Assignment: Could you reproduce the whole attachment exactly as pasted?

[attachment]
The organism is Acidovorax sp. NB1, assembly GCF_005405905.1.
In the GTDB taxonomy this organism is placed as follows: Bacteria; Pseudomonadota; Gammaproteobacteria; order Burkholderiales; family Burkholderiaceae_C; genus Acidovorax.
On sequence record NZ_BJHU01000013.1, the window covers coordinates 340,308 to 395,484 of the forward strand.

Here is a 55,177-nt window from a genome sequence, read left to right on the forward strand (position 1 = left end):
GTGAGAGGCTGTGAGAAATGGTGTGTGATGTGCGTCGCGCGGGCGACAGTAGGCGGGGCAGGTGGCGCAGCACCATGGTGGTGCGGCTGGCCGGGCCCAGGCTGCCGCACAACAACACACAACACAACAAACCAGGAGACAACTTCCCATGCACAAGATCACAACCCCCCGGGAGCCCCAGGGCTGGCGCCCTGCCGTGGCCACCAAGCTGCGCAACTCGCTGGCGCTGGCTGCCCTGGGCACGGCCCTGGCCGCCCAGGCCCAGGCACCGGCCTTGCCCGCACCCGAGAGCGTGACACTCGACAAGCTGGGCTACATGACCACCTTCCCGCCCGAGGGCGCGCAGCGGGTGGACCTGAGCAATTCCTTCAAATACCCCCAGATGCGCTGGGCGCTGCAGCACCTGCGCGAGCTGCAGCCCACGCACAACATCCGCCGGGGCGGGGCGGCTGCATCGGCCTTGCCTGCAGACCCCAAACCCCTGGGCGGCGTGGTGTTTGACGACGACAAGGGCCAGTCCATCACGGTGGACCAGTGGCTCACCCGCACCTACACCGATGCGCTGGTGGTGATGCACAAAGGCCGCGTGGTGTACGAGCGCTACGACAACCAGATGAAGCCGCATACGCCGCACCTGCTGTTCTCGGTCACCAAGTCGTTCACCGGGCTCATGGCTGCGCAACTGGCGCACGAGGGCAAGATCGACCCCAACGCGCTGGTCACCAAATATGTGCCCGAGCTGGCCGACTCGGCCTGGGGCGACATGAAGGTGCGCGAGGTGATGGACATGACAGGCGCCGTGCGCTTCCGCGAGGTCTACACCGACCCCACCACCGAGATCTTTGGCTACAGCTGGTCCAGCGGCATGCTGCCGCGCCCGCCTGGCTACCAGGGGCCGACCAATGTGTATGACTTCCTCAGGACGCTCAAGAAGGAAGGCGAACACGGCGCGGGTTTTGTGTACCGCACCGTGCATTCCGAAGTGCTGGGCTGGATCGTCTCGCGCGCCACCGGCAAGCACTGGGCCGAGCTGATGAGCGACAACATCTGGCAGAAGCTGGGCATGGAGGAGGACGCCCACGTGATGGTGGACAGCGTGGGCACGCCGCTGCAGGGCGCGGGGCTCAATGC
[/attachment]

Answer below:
The organism is Acidovorax sp. NB1, assembly GCF_005405905.1.
In the GTDB taxonomy this organism is placed as follows: Bacteria; Pseudomonadota; Gammaproteobacteria; order Burkholderiales; family Burkholderiaceae_C; genus Acidovorax.
On sequence record NZ_BJHU01000013.1, the window covers coordinates 340,308 to 395,484 of the forward strand.

Here is a 55,177-nt window from a genome sequence, read left to right on the forward strand (position 1 = left end):
GTGAGAGGCTGTGAGAAATGGTGTGTGATGTGCGTCGCGCGGGCGACAGTAGGCGGGGCAGGTGGCGCAGCACCATGGTGGTGCGGCTGGCCGGGCCCAGGCTGCCGCACAACAACACACAACACAACAAACCAGGAGACAACTTCCCATGCACAAGATCACAACCCCCCGGGAGCCCCAGGGCTGGCGCCCTGCCGTGGCCACCAAGCTGCGCAACTCGCTGGCGCTGGCTGCCCTGGGCACGGCCCTGGCCGCCCAGGCCCAGGCACCGGCCTTGCCCGCACCCGAGAGCGTGACACTCGACAAGCTGGGCTACATGACCACCTTCCCGCCCGAGGGCGCGCAGCGGGTGGACCTGAGCAATTCCTTCAAATACCCCCAGATGCGCTGGGCGCTGCAGCACCTGCGCGAGCTGCAGCCCACGCACAACATCCGCCGGGGCGGGGCGGCTGCATCGGCCTTGCCTGCAGACCCCAAACCCCTGGGCGGCGTGGTGTTTGACGACGACAAGGGCCAGTCCATCACGGTGGACCAGTGGCTCACCCGCACCTACACCGATGCGCTGGTGGTGATGCACAAAGGCCGCGTGGTGTACGAGCGCTACGACAACCAGATGAAGCCGCATACGCCGCACCTGCTGTTCTCGGTCACCAAGTCGTTCACCGGGCTCATGGCTGCGCAACTGGCGCACGAGGGCAAGATCGACCCCAACGCGCTGGTCACCAAATATGTGCCCGAGCTGGCCGACTCGGCCTGGGGCGACATGAAGGTGCGCGAGGTGATGGACATGACAGGCGCCGTGCGCTTCCGCGAGGTCTACACCGACCCCACCACCGAGATCTTTGGCTACAGCTGGTCCAGCGGCATGCTGCCGCGCCCGCCTGGCTACCAGGGGCCGACCAATGTGTATGACTTCCTCAGGACGCTCAAGAAGGAAGGCGAACACGGCGCGGGTTTTGTGTACCGCACCGTGCATTCCGAAGTGCTGGGCTGGATCGTCTCGCGCGCCACCGGCAAGCACTGGGCCGAGCTGATGAGCGACAACATCTGGCAGAAGCTGGGCATGGAGGAGGACGCCCACGTGATGGTGGACAGCGTGGGCACGCCGCTGCAGGGCGCGGGGCTCAATGC